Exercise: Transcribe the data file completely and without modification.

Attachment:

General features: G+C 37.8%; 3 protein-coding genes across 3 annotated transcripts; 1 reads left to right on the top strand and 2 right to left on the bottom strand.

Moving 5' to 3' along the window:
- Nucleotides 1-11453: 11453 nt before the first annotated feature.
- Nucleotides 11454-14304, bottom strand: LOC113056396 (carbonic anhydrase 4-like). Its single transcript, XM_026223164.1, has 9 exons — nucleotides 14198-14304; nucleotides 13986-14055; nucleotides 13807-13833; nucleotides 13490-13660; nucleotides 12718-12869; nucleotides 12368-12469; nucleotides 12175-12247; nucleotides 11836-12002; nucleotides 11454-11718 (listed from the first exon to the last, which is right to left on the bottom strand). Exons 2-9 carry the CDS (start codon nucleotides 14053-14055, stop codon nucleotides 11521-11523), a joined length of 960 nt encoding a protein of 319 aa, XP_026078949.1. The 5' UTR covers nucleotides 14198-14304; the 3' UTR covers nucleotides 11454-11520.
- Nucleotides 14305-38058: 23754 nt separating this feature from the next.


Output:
General features: G+C 37.8%; 3 protein-coding genes across 3 annotated transcripts; 1 reads left to right on the top strand and 2 right to left on the bottom strand.

Moving 5' to 3' along the window:
- Nucleotides 1-11453: 11453 nt before the first annotated feature.
- Nucleotides 11454-14304, bottom strand: LOC113056396 (carbonic anhydrase 4-like). Its single transcript, XM_026223164.1, has 9 exons — nucleotides 14198-14304; nucleotides 13986-14055; nucleotides 13807-13833; nucleotides 13490-13660; nucleotides 12718-12869; nucleotides 12368-12469; nucleotides 12175-12247; nucleotides 11836-12002; nucleotides 11454-11718 (listed from the first exon to the last, which is right to left on the bottom strand). Exons 2-9 carry the CDS (start codon nucleotides 14053-14055, stop codon nucleotides 11521-11523), a joined length of 960 nt encoding a protein of 319 aa, XP_026078949.1. The 5' UTR covers nucleotides 14198-14304; the 3' UTR covers nucleotides 11454-11520.
- Nucleotides 14305-38058: 23754 nt separating this feature from the next.